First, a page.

Stuck in the Muck

A 4 HP Associated Farm Hand shines after years deteriorating in the dirt


| December 2006



12-06-012-DSC00007a-tla.jpg

1911 4 HP Associated Farm Hand.

My love for anything mechanical started way back when I was barely old enough to hold a wrench; I've been turning wrenches since I was very young, taking things apart just to see how they worked, then putting them back together. My mom used to call me a junk collector and said she felt sorry for the woman I would end up marrying because of all of my collectibles. Now my wife says I'm the only person she knows who will go to a junkyard and come back with more than I hauled off. Luckily for me, I usually find a use for what I bring home.

I am relatively new at old engine collecting. I have several friends who collect engines; I have been hanging out with them for years. Three years ago after attending our local show sponsored by the Eastern Antique Power Assn. in Chocowinity, N.C., the bug finally bit me, too. I purchased my first engine, a 1916 Associated 2-1/2 HP Hired Man from Stan Hudson, just after the show. It was not much of a challenge since Stan is the resident expert on all things engine related in this area. It already ran perfectly, so all I had to do was build a cart and battery box. At least I had my first engine.

As we all know, having one engine just makes us want more. (My wife is still trying to convince me there is a difference between wants and needs.) I couldn't stand it; I just had to have another one. My next purchase was a very nice, all original 1935 International LA. Once again the engine needed no work, so there just wasn't any challenge. I had seen Stan bring the really bad ones back to life and it amazed me.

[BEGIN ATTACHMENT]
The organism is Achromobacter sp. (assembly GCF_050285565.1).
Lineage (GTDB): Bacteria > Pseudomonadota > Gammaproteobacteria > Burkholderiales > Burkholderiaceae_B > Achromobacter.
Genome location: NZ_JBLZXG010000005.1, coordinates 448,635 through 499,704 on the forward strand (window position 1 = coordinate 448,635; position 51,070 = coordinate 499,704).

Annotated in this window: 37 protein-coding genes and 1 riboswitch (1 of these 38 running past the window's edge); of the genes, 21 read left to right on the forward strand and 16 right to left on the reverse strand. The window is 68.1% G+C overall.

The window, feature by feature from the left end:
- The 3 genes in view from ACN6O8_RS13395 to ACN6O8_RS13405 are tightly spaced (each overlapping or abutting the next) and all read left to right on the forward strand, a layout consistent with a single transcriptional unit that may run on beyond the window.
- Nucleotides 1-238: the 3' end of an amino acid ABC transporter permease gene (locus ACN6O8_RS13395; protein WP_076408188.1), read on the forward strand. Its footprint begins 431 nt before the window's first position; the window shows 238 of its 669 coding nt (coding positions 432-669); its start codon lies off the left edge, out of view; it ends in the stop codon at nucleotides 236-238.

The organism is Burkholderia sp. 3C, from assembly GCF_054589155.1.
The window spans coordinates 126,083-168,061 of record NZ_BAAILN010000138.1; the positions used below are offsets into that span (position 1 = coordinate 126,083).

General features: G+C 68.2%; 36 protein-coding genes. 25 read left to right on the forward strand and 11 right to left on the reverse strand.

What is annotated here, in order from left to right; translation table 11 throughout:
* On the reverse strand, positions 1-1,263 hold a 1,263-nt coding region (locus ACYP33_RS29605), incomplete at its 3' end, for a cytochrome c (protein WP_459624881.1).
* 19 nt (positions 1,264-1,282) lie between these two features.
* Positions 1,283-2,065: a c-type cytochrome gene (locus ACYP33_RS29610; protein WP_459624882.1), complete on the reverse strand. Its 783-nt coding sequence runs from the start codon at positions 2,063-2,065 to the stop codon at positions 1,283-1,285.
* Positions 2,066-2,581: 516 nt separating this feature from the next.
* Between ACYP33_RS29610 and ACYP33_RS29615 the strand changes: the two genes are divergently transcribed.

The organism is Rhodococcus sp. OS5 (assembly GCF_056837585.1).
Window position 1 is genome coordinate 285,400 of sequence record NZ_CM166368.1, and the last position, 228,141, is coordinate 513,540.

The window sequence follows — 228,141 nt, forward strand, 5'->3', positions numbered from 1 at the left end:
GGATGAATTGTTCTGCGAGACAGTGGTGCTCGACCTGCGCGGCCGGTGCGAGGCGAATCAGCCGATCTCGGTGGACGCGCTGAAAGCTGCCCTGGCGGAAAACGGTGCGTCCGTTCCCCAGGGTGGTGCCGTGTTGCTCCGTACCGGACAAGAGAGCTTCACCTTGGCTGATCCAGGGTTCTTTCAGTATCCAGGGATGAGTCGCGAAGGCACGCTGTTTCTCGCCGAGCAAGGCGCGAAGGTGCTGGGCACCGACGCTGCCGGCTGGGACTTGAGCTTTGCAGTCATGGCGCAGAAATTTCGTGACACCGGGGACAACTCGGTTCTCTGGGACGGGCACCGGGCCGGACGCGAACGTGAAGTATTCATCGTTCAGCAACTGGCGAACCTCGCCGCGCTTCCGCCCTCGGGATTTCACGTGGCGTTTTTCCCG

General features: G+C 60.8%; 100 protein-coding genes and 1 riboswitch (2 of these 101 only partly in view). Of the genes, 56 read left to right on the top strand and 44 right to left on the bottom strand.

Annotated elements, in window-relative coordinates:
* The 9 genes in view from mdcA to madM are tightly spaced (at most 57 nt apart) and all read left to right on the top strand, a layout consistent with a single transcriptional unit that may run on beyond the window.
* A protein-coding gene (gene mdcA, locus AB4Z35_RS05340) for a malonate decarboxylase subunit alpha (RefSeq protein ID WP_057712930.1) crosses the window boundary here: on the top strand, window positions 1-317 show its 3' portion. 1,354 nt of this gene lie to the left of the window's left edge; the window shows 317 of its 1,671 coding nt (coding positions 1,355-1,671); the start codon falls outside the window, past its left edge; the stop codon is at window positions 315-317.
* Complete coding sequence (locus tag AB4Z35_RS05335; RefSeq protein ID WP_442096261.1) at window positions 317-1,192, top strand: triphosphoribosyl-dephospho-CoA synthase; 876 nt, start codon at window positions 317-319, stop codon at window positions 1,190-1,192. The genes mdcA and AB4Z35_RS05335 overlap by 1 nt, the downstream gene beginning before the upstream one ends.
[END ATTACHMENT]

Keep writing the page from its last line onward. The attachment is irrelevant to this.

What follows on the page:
Early this year, I purchased a 1910 1-3/4 HP Chore Boy from Pennsylvania that I found on SmokStack engine ads page. It was complete except for the mixer and there were a few parts that were rusted and stuck. I made a new mixer on the lathe from brass stock. The hardest thing was cleaning all of the old grease off the engine, but within a few days I had it running.

In the meantime, I followed my friends to more and more shows and the bug bit again. This time I wanted a larger engine. I really liked the looks of the Associated engines and the sweet way they ran, so I started looking around at the larger models in the line. I settled on the 4 HP since the size was perfect: I figured if I got anything much larger it would be hard to handle by myself.

Early Saturday morning, May 20, 2006, Stan and I left for Sanford, N.C., to attend the show at the Old Gilliam Mill Park. I was scheduled for a hip replacement the next week and knew it would be a while before I could attend any shows, much less work on any engines. Naturally, we talked about engines all the way there. I said I sure would love to see a big Associated at the show, but didn't think that was likely to happen since I hadn't seen many in our area.